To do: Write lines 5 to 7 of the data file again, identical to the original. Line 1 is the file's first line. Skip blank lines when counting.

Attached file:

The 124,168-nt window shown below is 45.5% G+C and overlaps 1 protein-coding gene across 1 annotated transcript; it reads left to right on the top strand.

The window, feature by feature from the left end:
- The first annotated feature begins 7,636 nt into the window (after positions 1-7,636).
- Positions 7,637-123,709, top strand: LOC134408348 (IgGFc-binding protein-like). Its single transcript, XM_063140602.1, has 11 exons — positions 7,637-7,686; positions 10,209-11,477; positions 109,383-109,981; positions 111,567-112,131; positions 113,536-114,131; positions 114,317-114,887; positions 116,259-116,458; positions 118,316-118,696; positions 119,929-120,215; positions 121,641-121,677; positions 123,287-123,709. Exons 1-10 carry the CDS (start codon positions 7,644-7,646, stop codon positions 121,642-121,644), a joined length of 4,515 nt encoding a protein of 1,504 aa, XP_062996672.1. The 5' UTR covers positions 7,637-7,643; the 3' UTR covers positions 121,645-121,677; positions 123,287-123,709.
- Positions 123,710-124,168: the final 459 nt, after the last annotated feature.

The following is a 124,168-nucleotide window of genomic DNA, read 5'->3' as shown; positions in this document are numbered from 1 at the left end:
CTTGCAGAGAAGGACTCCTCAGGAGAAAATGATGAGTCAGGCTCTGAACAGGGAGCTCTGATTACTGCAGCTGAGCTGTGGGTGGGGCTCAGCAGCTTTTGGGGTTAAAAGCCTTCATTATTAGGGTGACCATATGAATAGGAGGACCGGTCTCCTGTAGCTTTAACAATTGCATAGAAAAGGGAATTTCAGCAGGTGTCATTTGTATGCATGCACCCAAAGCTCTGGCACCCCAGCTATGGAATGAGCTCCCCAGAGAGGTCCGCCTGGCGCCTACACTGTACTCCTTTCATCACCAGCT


- Positions 123,710-124,168: the final 459 nt, after the last annotated feature.

The following is a 124,168-nucleotide window of genomic DNA, read 5'->3' as shown; positions in this document are numbered from 1 at the left end:
CTTGCAGAGAAGGACTCCTCAGGAGAAAATGATGAGTCAGGCTCTGAACAGGGAGCTCTGATTACTGCAGCTGAGCTGTGGGTGGGGCTCAGCAGCTTTTGGGGTTAAAAGCCTTCATTATTAGGGTGACCATATGAATAGGAGGACCGGTCTCCTGTAGCTTTAACAATTGCATAGAAAAGGGAATTTCAGCAGGTGTCATTTGTATGCATGCACCCAAAGCTCTGGCACCCCAGCTATGGAATGAGCTCCCCAGAGAGGTCCGCCTGGCGCCTACACTGTACTCCTTTCATCACCAGCT